Strains of flies can be purchased and amplified in the lab. Depending on the amount of Drosophila culture vials received, one need to frequently 'flip' the culture vials, once the vials has reached maximum capacity. The amplification continues until approximately 50 Drosophila culture vials are filled. One then makes 'fly cups' with 100 ml tricorn beakers (Fly cup making is discussed in the next section). After 24 hours, use embryos from these cups to seed new Drosophila culture vials with affixed fly food at the bottom. At room temperature, the growth time for Drosophila embryos from overnight embryos to full grown flies are about 8.5 days. Seeded embryos hatch after 12-15 hours into the first larvae stage. The larvae grow for about 4 days molting twice into the second and third larvae stage, at 24 and 48 hours after hatching. The larvae then encapsulate into pupariums and submit to a 4 day metamorphosis until emerging from their pupal cases 1. Allow for more growth for about two to three days in the Drosophila culture vials to increase the amount of flies in each. When 400 vials are filled, there will be a sufficient amount of flies for fifty egg laying cups (About 1,000 female flies per cup). Flies need time to adjust to their new environment. It usually takes about two days for them to be ready for collection, after being transferred to the cups. Replacing agar plates daily will keep the fly cups clean, which allow flies to live longer. (For further understanding of Drosophila care and amplification, please refer to D. B. Roberts' Drosophila: A Practical Approach 2).
A good source to obtain large amounts of Drosophila embryos are population cages 3, which are commercially available. The assembly and maintenance of population cages can be seen on chapter 5 and 7 in the book Drosophila Melanogaster: Practical Uses in Cell and Molecular Biology4. However, population cages are expensive and are hard to maintain. Since population cages can hold an abundant amount of flies, the use of carbon dioxide is necessary for transferring and feeding flies. As stated before, carbon dioxide decreases the health of the flies, causing them not to lay as well. On a small scale, 100 ml tricorn beakers can be used. With fifty 100 ml beakers, 9 grams of dechorionated embryos may be attained. In order remove the dead flies, unused yeast paste and other impurities we have created a double layered sieve catcher with different mesh sizes. One sieve traps unwanted materials like dead flies while allowing embryos to pass through (350 micron pore size). The second part contains a mesh (120 microns pore size), which is meant to catch Drosophila embryos and other impurities will pass through the mesh.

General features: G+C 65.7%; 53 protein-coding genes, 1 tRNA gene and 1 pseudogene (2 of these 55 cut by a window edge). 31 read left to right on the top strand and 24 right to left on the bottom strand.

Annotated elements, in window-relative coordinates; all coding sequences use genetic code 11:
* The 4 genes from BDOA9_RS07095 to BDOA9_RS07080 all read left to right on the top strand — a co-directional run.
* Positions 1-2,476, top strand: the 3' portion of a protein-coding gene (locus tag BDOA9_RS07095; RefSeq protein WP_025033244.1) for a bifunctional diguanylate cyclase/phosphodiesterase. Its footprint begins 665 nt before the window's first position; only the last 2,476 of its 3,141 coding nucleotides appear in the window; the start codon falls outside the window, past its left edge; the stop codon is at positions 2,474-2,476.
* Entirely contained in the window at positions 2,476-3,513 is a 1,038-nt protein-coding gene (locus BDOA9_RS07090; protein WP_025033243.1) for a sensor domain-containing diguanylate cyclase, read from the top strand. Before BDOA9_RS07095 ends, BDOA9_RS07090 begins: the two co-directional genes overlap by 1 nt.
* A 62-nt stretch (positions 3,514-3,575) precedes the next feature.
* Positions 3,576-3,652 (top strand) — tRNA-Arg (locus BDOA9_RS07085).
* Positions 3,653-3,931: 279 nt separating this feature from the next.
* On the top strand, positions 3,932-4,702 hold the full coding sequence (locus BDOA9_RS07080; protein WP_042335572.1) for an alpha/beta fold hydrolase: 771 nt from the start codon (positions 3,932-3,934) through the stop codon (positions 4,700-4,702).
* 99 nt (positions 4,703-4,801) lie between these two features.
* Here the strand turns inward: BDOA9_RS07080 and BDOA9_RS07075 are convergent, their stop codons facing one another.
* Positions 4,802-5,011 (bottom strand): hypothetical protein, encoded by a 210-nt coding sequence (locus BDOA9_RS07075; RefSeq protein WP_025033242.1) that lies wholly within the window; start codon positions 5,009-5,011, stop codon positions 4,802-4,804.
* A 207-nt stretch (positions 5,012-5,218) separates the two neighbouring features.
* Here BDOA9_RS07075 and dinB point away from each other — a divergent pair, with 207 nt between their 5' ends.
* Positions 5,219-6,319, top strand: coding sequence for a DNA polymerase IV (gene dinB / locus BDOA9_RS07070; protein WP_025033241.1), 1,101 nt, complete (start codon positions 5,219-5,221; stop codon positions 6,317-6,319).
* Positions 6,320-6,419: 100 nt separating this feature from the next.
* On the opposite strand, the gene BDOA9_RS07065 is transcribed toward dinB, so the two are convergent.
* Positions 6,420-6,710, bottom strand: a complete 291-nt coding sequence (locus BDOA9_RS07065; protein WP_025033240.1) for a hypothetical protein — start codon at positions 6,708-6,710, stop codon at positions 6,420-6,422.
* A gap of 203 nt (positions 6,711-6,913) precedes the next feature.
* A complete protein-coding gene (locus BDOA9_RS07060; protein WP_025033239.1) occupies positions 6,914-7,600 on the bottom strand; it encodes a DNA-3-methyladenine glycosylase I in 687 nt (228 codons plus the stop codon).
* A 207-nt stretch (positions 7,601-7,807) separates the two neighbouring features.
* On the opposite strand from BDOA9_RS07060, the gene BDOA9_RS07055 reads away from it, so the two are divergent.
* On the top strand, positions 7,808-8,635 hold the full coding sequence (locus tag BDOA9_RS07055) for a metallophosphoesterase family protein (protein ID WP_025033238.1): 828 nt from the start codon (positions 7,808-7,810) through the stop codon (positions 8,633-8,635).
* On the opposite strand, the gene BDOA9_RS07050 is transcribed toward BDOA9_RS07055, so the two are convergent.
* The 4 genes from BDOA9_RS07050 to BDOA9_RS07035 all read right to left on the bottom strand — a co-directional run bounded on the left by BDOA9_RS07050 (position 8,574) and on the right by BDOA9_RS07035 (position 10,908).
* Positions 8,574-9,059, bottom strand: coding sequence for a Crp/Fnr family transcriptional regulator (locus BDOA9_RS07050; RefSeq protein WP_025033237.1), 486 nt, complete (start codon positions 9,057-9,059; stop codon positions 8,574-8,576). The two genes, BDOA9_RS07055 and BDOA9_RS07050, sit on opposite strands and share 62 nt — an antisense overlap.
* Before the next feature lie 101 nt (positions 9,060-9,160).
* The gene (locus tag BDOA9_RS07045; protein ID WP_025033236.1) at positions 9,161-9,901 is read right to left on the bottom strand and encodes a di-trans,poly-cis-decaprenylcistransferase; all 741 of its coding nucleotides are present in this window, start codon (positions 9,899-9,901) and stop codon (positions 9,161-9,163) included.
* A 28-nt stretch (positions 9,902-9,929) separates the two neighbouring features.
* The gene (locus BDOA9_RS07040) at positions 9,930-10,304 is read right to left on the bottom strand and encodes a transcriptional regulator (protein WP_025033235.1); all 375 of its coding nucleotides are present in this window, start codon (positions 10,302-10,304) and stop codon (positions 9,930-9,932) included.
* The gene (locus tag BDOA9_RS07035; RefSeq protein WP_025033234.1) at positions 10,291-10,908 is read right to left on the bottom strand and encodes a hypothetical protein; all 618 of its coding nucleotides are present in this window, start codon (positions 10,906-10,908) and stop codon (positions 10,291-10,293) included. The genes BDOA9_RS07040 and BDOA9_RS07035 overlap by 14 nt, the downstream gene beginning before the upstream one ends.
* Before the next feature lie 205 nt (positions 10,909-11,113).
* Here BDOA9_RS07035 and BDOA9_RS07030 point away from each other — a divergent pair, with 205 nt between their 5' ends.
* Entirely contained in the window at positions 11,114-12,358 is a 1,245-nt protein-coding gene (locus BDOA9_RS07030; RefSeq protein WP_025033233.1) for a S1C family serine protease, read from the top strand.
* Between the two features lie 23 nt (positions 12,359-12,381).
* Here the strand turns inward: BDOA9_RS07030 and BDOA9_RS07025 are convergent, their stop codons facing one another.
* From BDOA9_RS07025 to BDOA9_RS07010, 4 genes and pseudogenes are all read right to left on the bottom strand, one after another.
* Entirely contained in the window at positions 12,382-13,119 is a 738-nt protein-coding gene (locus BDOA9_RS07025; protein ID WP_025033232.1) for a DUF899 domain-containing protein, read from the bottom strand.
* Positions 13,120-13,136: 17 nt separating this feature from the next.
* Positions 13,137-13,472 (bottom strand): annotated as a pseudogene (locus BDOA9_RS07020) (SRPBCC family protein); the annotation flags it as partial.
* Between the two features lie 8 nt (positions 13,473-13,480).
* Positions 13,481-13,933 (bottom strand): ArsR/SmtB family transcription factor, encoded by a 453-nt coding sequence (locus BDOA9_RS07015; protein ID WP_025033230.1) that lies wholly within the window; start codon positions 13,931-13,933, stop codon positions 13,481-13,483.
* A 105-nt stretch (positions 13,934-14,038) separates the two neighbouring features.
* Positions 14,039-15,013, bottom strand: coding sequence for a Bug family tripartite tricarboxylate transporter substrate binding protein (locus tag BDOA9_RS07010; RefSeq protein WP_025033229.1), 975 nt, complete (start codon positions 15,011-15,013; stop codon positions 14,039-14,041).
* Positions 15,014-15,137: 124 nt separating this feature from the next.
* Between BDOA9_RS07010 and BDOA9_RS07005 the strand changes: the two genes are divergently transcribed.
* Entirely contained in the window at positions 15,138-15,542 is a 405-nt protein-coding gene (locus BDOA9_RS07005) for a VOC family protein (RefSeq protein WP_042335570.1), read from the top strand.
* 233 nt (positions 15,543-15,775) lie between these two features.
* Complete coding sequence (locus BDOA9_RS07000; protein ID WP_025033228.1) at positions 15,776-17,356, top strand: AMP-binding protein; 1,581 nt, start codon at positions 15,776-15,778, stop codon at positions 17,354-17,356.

1. Fly Cup Preparation and Embryo Collection
2. Embryo Homogenization and Clarification
3. Microtubule Polymerization and Kinesin Binding
4. Differential Sedimentation of Microtubules and Kinesin
5. Representative Results